Economics students find a balance between science and humanities. They learn to understand issues and tools that help analyze events and the impacts they have. Gaining strong analytical and quantitative reasoning skills allows them to address issues in a variety of areas including finance, business, law, public policy and international trade and development.
Economics majors gain strong math and reasoning skills, which builds upon their general education classes. They have a broad range of economic classes to choose from as part of their module. Classes are designed to provide the skills needed to research, write and lead which will prepare them for the workforce or for graduate school.
For those that want to bring finance and economics together, the financial economics major prepares students for careers in financial institutions (e.g. commercial banks or Federal Reserve), capital markets and the treasury/investment functions of a business.
Agricultural economics combines an enriched economics core along with the strength of agribusiness courses to develop students’ quantitative and analytical abilities. The major also provides the opportunity for increased understanding of agricultural sciences. Students take courses in operational analysis, price analysis and agriculture and policy. Students are required to take a cluster from the agricultural area.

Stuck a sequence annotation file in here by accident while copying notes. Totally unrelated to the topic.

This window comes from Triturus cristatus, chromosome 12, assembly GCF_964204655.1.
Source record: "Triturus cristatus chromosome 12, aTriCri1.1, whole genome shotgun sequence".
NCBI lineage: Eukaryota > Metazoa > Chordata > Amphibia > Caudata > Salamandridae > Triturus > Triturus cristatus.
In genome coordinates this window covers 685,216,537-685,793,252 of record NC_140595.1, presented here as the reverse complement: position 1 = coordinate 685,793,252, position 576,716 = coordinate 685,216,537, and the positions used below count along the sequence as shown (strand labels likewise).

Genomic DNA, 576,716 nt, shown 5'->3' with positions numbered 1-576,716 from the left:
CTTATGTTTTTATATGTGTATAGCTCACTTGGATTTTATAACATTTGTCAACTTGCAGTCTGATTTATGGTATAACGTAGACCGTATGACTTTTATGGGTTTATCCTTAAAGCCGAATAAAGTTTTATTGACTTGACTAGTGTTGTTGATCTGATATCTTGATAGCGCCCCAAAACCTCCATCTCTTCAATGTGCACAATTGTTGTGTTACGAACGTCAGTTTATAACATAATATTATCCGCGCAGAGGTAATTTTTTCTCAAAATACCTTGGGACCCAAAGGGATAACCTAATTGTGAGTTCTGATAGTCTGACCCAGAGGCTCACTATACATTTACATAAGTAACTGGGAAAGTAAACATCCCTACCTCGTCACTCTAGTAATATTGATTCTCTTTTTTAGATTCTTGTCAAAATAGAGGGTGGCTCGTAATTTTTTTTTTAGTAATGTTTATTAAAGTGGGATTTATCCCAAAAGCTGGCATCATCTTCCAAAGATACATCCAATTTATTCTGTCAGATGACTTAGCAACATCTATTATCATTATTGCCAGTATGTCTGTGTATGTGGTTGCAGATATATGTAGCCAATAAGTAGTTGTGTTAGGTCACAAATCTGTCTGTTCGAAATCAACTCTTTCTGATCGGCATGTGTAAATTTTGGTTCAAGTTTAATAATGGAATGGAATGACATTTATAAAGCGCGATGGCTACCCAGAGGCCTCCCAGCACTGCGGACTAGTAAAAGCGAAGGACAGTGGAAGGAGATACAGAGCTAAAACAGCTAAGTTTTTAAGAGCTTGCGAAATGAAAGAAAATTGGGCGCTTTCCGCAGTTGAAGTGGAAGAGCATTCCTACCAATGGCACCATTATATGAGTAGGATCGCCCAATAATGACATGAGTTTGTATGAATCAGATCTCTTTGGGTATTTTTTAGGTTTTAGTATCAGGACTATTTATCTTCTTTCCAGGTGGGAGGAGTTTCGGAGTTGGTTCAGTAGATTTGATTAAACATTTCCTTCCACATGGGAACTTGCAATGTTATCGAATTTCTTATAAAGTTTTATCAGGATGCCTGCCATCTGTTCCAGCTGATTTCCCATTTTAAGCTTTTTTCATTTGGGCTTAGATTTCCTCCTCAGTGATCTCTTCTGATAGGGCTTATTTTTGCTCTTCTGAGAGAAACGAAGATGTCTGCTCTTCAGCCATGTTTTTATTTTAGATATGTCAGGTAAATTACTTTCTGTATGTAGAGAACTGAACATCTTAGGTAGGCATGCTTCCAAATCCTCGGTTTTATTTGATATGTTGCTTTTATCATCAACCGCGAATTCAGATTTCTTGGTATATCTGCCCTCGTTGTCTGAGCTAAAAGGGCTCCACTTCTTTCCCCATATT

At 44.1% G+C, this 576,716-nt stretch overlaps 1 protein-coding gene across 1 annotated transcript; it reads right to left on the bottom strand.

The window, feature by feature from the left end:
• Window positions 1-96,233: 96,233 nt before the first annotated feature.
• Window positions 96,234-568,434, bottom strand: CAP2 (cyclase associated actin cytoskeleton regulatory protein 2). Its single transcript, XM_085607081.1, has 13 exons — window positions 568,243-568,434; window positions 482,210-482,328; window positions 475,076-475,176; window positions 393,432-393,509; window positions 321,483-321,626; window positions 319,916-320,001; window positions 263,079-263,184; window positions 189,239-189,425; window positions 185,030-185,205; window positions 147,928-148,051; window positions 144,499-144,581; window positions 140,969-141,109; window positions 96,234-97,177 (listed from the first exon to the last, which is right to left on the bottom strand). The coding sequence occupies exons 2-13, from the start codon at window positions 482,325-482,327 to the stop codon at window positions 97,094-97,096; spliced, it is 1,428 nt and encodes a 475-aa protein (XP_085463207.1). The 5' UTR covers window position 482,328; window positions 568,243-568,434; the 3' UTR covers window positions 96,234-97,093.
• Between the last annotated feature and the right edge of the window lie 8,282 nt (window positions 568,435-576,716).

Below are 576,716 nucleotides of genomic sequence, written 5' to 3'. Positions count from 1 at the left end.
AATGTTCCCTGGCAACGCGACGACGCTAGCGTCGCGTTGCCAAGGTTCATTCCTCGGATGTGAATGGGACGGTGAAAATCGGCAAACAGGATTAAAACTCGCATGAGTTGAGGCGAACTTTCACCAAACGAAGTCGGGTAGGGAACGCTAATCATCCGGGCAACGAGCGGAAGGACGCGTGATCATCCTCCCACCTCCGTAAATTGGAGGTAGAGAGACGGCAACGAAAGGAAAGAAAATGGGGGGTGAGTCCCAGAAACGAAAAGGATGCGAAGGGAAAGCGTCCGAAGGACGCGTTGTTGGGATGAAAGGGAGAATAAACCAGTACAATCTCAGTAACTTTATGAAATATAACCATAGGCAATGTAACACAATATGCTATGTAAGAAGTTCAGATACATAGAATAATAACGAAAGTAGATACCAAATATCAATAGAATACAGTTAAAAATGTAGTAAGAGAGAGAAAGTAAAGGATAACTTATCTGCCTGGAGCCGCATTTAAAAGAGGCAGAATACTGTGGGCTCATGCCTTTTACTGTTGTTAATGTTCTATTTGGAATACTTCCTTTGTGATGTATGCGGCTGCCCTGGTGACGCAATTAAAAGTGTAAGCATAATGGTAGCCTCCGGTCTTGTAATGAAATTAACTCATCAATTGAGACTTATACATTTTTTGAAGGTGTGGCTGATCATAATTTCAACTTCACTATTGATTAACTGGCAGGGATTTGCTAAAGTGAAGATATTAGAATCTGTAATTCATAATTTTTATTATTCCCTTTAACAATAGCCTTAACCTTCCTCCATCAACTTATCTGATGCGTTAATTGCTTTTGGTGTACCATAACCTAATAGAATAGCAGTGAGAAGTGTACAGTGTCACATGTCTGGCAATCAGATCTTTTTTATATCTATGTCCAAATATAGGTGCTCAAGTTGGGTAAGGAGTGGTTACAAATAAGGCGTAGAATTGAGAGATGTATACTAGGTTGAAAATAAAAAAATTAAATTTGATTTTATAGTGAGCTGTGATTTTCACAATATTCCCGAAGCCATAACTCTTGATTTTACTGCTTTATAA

The major in agribusiness is comprised of courses in economics, finance, marketing, operational analysis, agricultural accounting and business analytics. Students choose one of two emphases: agribusiness management or global food and agribusiness management. The first of these develop expertise in business management, accounting and marketing, while the latter develop more expertise in international trade and the global business environment. Students also complete a cluster in agricultural sciences (or food and nutrition).
The department recently broke from the Department of Management to specifically focus on helping students gain experience in analytics, supply chain and finance areas. The faculty members come together to give the students the skills and curriculum that can help them make immediate contributions to the workforce.
Business Supply Chain